Farmers are getting vocal about the Responsible Grain code of practice, whether it’s in support or dissent. Up until now, those voices have primarily been western Canadian in origin, but the code potentially impacts Ontario and points east, too.
Crosby Devitt, CEO of Grain Farmers of Ontario (GFO), recently joined Shaun Haney to help us understand where Ontario farmers stand on the issue.
“GFO’s been involved in a lot of different initiatives through the years and continues to be, on areas around sustainability or responsible farming,” says Devitt. “This code development by Roundtable on Sustainable Crops has been something we’ve been watching as it evolves over the months and the couple of years it’s been around.”
Initially, GFO was not on the steering committee that put the draft code together, and was focusing its efforts on other initiatives — the organization felt that the draft “had its legs.” GFO was approached to have its say as the draft code was rolling out last fall and is now involved in consultation.
“The lens that GFO, and farmers I’d expect in Ontario, will look through it is ‘what is the clear place for this new initiative in their business,” says Devitt. Questions from Ontario farmers arose, such as: what value does it provide both on and off the farm? Are those modules going to be helpful in farming in a better way? Is there a role in this with our customers?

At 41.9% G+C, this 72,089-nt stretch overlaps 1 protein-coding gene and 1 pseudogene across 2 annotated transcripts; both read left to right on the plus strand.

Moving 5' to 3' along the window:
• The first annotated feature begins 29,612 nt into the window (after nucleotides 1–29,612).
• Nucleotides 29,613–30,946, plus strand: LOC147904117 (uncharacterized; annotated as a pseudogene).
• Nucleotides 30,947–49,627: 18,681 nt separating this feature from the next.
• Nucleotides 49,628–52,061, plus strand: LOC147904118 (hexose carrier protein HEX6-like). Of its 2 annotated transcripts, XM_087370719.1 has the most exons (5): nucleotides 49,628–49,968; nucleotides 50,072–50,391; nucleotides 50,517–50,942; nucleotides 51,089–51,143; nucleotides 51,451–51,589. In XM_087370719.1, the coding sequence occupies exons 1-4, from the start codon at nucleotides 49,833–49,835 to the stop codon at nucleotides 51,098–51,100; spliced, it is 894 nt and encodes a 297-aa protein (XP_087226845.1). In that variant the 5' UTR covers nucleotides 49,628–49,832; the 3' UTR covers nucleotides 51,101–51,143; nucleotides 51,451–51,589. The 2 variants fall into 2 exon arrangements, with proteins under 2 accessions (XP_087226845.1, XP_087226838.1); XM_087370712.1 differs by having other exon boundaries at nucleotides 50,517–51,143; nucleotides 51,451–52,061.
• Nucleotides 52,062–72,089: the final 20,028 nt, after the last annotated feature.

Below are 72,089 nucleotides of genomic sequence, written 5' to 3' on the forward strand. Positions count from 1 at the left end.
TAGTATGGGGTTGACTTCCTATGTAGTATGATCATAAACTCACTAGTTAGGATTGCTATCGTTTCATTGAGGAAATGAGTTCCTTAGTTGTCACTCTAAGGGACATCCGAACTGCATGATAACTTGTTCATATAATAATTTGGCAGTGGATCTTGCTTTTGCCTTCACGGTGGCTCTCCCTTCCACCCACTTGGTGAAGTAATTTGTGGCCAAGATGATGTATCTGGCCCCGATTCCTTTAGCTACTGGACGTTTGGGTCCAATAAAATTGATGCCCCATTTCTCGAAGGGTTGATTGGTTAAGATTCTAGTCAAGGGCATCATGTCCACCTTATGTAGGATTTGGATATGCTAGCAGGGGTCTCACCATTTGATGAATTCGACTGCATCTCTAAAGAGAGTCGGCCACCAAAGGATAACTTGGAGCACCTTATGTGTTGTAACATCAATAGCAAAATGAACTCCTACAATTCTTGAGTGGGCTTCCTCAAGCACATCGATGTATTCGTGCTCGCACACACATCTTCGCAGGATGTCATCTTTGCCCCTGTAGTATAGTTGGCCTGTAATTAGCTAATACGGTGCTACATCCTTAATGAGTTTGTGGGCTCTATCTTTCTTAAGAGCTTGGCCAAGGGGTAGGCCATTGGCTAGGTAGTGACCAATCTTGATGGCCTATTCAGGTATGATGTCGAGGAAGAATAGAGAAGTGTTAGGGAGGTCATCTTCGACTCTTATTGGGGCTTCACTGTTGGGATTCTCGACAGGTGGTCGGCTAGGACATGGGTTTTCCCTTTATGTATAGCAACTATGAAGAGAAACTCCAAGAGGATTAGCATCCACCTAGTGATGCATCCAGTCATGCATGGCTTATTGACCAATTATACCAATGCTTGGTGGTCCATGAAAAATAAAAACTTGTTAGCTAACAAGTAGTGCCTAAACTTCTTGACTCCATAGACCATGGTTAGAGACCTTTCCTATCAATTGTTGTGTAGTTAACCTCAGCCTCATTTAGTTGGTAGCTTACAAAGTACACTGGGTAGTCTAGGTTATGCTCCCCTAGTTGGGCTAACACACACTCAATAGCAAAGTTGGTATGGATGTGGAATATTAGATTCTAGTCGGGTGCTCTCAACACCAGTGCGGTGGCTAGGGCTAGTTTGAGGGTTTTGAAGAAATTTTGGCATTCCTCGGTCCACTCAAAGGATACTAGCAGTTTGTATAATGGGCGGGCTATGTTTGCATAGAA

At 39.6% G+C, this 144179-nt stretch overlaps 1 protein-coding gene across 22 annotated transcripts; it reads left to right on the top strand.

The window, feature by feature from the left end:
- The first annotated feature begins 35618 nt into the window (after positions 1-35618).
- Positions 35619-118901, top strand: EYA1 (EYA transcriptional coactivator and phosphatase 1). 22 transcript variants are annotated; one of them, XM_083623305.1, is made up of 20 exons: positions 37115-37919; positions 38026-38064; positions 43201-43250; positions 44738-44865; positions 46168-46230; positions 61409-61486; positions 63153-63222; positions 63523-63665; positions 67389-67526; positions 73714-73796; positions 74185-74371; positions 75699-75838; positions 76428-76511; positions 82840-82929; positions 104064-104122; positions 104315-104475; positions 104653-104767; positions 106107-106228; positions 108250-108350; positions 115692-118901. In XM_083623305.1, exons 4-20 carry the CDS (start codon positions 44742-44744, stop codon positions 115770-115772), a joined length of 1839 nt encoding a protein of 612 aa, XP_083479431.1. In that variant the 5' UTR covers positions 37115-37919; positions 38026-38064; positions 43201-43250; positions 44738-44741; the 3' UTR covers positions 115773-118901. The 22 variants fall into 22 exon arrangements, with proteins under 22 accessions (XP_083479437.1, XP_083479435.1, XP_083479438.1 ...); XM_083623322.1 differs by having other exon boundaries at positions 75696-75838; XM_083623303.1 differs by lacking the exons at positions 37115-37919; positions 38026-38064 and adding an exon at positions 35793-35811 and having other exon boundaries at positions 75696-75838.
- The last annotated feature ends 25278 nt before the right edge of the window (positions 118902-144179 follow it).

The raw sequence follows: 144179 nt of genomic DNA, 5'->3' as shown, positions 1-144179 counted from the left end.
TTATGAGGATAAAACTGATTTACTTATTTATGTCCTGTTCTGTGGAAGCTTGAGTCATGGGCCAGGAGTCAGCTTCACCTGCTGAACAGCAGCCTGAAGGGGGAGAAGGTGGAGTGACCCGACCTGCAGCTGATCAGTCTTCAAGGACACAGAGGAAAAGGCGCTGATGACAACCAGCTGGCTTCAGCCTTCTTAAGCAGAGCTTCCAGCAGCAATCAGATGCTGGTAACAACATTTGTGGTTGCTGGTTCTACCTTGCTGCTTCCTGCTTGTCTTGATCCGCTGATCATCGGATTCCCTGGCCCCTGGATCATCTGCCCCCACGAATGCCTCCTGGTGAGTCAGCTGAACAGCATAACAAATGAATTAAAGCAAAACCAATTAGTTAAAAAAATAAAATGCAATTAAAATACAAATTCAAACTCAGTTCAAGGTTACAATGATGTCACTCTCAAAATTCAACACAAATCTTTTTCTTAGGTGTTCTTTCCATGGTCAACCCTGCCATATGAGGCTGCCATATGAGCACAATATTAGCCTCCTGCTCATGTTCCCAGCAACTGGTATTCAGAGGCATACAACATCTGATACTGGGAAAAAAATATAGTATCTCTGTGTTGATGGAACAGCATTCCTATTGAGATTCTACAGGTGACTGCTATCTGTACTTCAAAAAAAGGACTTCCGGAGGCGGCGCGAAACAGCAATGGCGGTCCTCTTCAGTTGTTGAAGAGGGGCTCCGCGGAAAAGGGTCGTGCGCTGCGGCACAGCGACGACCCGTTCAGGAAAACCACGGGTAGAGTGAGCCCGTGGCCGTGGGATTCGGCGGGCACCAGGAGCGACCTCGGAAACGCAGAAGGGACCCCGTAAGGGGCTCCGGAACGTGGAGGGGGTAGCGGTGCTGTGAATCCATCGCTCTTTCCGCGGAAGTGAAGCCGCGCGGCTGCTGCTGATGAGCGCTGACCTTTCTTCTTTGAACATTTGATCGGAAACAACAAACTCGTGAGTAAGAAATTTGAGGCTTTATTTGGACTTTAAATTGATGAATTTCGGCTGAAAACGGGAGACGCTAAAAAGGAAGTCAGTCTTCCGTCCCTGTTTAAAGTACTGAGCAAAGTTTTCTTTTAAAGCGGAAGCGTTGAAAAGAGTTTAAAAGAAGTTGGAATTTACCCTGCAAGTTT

As there’s more interest from customers and processors about how grain is produced, farmers in Ontario are wondering if the code will play a role in bridging that gap, says Devitt.
Last week, Tyler Bjornson was on RealAg Radio and mentioned he thinks Canada is about five years behind in terms of a program like Responsible Grain, using soybeans as an example of the progress the U.S. has made.
“If you look at the soybean side, probably something that’s unique in Ontario or eastern Canada, is that a lot of farmers have been part of identity preserved soybean production, and that includes traceability, it includes on-farm feed safety, record-keeping, et cetera,” says Devitt. “So, there’s a bit of experience with doing paperwork and proving what we’ve done, and so far that’s been very successful.”
Different sustainability programs — from audited on-farm systems to ‘information on farming Ontario’ — which are market driven, similar to the Responsible Grain code have already run in the province and Devitt thinks the new code of practice may be an extra tool for marketing. The environmental farm plan is a good example of a voluntary program that Ontario farmers have been involved in for a number of years now.
“We’re not looking to government to define sustainability initiatives, or how to farm, I think there’s a partnership in certain areas that is important,” Devitt adds.
Listen in to the full conversation below: